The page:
Home > Dispatches > Daily Dispatches 2019 >Daily Dispatch #37

February 6, 2019: The Writing Life: My Own Private Epicenter

In November we had a major earthquake. After, I wrote a dispatch about it; I wanted to shift gears and write something more lengthy, but I was then in the throes of writing a proposal for If You Come to a Fork in the Road Pick it Up. And right after I jumped into working on the proposal for The Gift of a Good Ride.

I now realize that I should have put the proposals aside and focused on writing about the earthquake. Stupid me, stupid me, stupid me. Well, the first proposal is in the hands of Nate Bauer at the University of Alaska Press, and the second one is in the hands of Pete. When he finishes formatting and copy editing it, I will send it on to Centered Riding instructor Susan Harris. After getting an aye from her, I’ll send it on to Rebecca Didier at Trafalgar Press.

Tilted pictures after the earthquake

In the meantime, I’m pretty much caught up with my wilderness first responder homework. I had to write plans and assessments for eight accident scenarios.

So, I decided while I wait to hear from Nate and Rebecca that I’d keep myself occupied with another writing task. I thought the earthquake dispatch was pretty good when I posted it. I started to revise and realized that it’s actually a piece of crap. Oh well. I kept at it. Then I became faced with what seems to me to be an insurmountable problem. Oh Oh. I don’t have a solid main idea, nor do I know where this now supposedly hypothetical main idea should go.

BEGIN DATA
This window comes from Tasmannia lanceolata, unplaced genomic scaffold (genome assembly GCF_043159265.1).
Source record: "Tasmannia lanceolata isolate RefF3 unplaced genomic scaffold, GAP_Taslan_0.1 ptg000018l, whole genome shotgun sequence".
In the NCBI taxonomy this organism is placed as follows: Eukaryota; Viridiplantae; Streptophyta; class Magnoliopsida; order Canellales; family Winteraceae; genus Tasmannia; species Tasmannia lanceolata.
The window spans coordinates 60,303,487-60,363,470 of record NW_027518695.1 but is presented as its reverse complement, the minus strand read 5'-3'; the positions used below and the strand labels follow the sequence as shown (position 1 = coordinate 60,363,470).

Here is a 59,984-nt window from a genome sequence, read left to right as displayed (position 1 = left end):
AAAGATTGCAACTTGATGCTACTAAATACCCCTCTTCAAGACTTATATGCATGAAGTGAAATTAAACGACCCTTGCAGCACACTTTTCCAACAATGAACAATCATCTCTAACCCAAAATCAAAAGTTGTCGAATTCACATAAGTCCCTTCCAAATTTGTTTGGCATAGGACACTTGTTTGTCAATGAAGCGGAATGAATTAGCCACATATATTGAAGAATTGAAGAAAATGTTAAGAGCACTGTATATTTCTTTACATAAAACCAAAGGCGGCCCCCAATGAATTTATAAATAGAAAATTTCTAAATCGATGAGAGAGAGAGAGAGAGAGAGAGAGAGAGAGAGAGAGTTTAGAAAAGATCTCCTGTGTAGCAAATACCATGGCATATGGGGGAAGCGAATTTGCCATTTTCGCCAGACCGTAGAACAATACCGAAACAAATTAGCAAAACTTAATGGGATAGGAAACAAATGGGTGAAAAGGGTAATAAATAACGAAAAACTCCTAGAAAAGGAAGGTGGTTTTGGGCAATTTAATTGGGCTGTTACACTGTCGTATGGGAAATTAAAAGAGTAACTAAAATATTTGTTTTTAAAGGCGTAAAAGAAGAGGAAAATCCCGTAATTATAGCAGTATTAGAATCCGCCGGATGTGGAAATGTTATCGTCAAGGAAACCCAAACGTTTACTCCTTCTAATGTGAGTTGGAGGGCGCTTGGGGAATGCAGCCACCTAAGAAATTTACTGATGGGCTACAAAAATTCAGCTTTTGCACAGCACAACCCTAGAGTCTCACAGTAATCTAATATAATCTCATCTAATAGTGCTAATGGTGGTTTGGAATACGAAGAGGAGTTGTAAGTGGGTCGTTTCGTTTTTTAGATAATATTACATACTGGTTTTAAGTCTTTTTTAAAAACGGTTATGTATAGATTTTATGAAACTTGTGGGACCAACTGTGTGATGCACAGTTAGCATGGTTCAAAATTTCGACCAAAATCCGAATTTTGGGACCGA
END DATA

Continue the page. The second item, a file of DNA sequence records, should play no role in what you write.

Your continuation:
I first had my main idea in the beginning – this was that following a disaster, stories foster a sense of community. And when this community is fostered, those affected not only pull together, but are a source of moral support. This, then, is what has made the Alaskan community so resilient, as was evidenced by the general good humor of everyone who I talked with the quake.

Ours was not THE big earthquake, but it was big enough to send shock waves through the entire community. And near everyone dealt with this calamity with a nonchalance, which is rare in such instances.

Well, I moved this main idea to the end of my essay. The question now is, do I want to move it back to the beginning, or do I want to keep it where it is? If it’s at the beginning, my essay will be deductive in nature. The information that follows will support my claim. If it’s at the end, my essay will be inductive in nature. Readers will then follow the path of my thinking.

If I was teaching a nonfiction writing class, I’d share my current draft with my students. This way, they’d see in writing, the difference between an article, which is deductive, and an essay which is inductive.

No matter what I decide, the information that I do include must fit in with this main idea.

Usually writing ain’t this difficult conceptually. I want to throw my hands up in the air and run out of the room and yell “earthquake.” And, by the way, this morning, as I working on this, there were two more aftershocks. Fact is these days stranger than fiction.

Next: 38. 2/7/19: The Writing Life: Looking in the Mirror

Horse Care Home About Us Dispatches Trips Alys's Articles